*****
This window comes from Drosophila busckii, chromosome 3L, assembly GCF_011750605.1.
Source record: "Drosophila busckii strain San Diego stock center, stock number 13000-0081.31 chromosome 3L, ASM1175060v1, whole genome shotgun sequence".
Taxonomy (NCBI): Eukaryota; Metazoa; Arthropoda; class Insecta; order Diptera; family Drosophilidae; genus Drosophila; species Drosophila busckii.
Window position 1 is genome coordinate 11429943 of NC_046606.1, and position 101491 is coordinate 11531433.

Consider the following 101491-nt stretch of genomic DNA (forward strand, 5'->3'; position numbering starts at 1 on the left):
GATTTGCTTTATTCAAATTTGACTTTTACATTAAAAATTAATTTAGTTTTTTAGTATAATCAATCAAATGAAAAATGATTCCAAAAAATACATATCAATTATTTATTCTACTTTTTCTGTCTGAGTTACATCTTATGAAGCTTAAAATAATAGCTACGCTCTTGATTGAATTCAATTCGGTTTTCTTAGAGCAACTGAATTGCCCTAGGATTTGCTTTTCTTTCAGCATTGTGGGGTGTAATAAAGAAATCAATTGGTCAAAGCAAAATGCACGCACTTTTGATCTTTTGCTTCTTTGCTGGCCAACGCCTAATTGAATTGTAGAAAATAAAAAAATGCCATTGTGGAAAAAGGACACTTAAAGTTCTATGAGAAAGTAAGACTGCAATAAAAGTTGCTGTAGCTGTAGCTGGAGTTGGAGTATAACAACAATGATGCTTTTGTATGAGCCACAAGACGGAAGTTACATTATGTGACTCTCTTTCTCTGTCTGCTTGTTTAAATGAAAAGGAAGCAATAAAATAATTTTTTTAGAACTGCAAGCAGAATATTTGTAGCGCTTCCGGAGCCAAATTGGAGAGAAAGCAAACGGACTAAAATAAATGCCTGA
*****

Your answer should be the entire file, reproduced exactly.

This window comes from Drosophila busckii, chromosome 3L, assembly GCF_011750605.1.
Source record: "Drosophila busckii strain San Diego stock center, stock number 13000-0081.31 chromosome 3L, ASM1175060v1, whole genome shotgun sequence".
Taxonomy (NCBI): Eukaryota; Metazoa; Arthropoda; class Insecta; order Diptera; family Drosophilidae; genus Drosophila; species Drosophila busckii.
Window position 1 is genome coordinate 11429943 of NC_046606.1, and position 101491 is coordinate 11531433.

Consider the following 101491-nt stretch of genomic DNA (forward strand, 5'->3'; position numbering starts at 1 on the left):
GATTTGCTTTATTCAAATTTGACTTTTACATTAAAAATTAATTTAGTTTTTTAGTATAATCAATCAAATGAAAAATGATTCCAAAAAATACATATCAATTATTTATTCTACTTTTTCTGTCTGAGTTACATCTTATGAAGCTTAAAATAATAGCTACGCTCTTGATTGAATTCAATTCGGTTTTCTTAGAGCAACTGAATTGCCCTAGGATTTGCTTTTCTTTCAGCATTGTGGGGTGTAATAAAGAAATCAATTGGTCAAAGCAAAATGCACGCACTTTTGATCTTTTGCTTCTTTGCTGGCCAACGCCTAATTGAATTGTAGAAAATAAAAAAATGCCATTGTGGAAAAAGGACACTTAAAGTTCTATGAGAAAGTAAGACTGCAATAAAAGTTGCTGTAGCTGTAGCTGGAGTTGGAGTATAACAACAATGATGCTTTTGTATGAGCCACAAGACGGAAGTTACATTATGTGACTCTCTTTCTCTGTCTGCTTGTTTAAATGAAAAGGAAGCAATAAAATAATTTTTTTAGAACTGCAAGCAGAATATTTGTAGCGCTTCCGGAGCCAAATTGGAGAGAAAGCAAACGGACTAAAATAAATGCCTGA